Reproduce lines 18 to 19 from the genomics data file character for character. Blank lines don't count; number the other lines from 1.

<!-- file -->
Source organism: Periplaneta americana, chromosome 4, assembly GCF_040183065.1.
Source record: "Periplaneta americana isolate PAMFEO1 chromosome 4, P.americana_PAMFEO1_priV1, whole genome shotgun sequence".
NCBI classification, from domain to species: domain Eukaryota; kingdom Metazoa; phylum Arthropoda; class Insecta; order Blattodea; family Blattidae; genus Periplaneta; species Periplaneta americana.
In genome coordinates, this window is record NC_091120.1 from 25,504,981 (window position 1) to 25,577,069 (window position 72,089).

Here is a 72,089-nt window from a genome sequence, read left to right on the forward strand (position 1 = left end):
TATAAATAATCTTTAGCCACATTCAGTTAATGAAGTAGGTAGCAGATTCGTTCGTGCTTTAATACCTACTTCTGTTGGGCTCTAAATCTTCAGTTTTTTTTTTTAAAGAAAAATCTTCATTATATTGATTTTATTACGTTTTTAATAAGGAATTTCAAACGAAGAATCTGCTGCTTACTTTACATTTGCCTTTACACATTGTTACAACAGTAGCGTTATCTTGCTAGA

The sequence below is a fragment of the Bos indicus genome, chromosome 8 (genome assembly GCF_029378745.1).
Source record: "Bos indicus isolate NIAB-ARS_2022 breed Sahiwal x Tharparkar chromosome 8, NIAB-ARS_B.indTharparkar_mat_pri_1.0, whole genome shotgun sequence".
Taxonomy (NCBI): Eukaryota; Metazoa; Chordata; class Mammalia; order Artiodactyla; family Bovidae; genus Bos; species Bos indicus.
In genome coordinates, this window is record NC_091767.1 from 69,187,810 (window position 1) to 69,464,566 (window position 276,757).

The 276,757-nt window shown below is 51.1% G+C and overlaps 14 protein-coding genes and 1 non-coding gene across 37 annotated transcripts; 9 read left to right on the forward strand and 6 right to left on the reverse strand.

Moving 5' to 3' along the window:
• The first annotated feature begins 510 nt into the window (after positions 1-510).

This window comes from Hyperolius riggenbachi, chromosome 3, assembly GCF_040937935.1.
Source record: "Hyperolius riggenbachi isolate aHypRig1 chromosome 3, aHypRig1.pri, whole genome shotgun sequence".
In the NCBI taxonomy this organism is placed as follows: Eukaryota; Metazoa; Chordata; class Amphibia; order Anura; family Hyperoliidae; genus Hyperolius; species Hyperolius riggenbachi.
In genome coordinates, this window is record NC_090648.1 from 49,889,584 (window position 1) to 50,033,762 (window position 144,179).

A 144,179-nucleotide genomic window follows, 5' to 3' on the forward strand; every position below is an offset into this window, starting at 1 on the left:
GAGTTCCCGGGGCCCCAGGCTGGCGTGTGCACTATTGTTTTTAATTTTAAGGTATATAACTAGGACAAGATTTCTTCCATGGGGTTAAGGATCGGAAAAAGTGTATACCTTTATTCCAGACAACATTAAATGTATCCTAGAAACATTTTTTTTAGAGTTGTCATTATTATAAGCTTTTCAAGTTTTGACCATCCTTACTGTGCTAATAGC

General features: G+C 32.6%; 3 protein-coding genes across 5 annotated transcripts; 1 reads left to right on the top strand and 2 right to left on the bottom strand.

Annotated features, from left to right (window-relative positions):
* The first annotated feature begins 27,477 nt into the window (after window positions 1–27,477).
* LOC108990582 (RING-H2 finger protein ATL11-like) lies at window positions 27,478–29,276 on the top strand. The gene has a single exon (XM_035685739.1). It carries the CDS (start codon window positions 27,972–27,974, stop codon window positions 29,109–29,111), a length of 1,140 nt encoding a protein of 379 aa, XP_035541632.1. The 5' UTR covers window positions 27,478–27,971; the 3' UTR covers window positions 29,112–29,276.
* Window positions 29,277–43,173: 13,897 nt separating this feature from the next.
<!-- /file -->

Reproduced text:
A 144,179-nucleotide genomic window follows, 5' to 3' on the forward strand; every position below is an offset into this window, starting at 1 on the left:
GAGTTCCCGGGGCCCCAGGCTGGCGTGTGCACTATTGTTTTTAATTTTAAGGTATATAACTAGGACAAGATTTCTTCCATGGGGTTAAGGATCGGAAAAAGTGTATACCTTTATTCCAGACAACATTAAATGTATCCTAGAAACATTTTTTTTAGAGTTGTCATTATTATAAGCTTTTCAAGTTTTGACCATCCTTACTGTGCTAATAGC